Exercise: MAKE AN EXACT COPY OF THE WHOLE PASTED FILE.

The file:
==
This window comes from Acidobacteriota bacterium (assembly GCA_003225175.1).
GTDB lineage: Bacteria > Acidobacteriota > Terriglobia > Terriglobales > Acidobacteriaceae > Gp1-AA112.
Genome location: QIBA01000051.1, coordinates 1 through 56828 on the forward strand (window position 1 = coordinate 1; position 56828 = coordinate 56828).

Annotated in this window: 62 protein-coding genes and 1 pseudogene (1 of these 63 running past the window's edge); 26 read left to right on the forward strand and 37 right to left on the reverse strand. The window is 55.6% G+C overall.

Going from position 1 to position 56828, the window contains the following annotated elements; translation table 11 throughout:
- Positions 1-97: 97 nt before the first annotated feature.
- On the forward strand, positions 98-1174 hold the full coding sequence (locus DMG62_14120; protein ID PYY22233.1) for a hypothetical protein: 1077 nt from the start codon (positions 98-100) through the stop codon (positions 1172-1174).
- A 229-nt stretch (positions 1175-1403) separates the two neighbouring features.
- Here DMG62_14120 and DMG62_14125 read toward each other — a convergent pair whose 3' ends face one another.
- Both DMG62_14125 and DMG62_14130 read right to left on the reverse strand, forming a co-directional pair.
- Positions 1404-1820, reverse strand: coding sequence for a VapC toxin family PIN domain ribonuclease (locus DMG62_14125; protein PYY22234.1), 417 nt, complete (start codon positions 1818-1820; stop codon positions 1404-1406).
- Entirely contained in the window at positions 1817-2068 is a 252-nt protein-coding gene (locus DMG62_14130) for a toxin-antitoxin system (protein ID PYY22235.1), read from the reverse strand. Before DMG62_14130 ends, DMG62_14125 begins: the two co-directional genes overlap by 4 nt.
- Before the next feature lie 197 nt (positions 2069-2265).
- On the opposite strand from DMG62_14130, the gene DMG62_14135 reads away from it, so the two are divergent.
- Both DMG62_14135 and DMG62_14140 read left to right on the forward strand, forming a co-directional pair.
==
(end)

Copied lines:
This window comes from Acidobacteriota bacterium (assembly GCA_003225175.1).
GTDB lineage: Bacteria > Acidobacteriota > Terriglobia > Terriglobales > Acidobacteriaceae > Gp1-AA112.
Genome location: QIBA01000051.1, coordinates 1 through 56828 on the forward strand (window position 1 = coordinate 1; position 56828 = coordinate 56828).

Annotated in this window: 62 protein-coding genes and 1 pseudogene (1 of these 63 running past the window's edge); 26 read left to right on the forward strand and 37 right to left on the reverse strand. The window is 55.6% G+C overall.

Going from position 1 to position 56828, the window contains the following annotated elements; translation table 11 throughout:
- Positions 1-97: 97 nt before the first annotated feature.
- On the forward strand, positions 98-1174 hold the full coding sequence (locus DMG62_14120; protein ID PYY22233.1) for a hypothetical protein: 1077 nt from the start codon (positions 98-100) through the stop codon (positions 1172-1174).
- A 229-nt stretch (positions 1175-1403) separates the two neighbouring features.
- Here DMG62_14120 and DMG62_14125 read toward each other — a convergent pair whose 3' ends face one another.
- Both DMG62_14125 and DMG62_14130 read right to left on the reverse strand, forming a co-directional pair.
- Positions 1404-1820, reverse strand: coding sequence for a VapC toxin family PIN domain ribonuclease (locus DMG62_14125; protein PYY22234.1), 417 nt, complete (start codon positions 1818-1820; stop codon positions 1404-1406).
- Entirely contained in the window at positions 1817-2068 is a 252-nt protein-coding gene (locus DMG62_14130) for a toxin-antitoxin system (protein ID PYY22235.1), read from the reverse strand. Before DMG62_14130 ends, DMG62_14125 begins: the two co-directional genes overlap by 4 nt.
- Before the next feature lie 197 nt (positions 2069-2265).
- On the opposite strand from DMG62_14130, the gene DMG62_14135 reads away from it, so the two are divergent.
- Both DMG62_14135 and DMG62_14140 read left to right on the forward strand, forming a co-directional pair.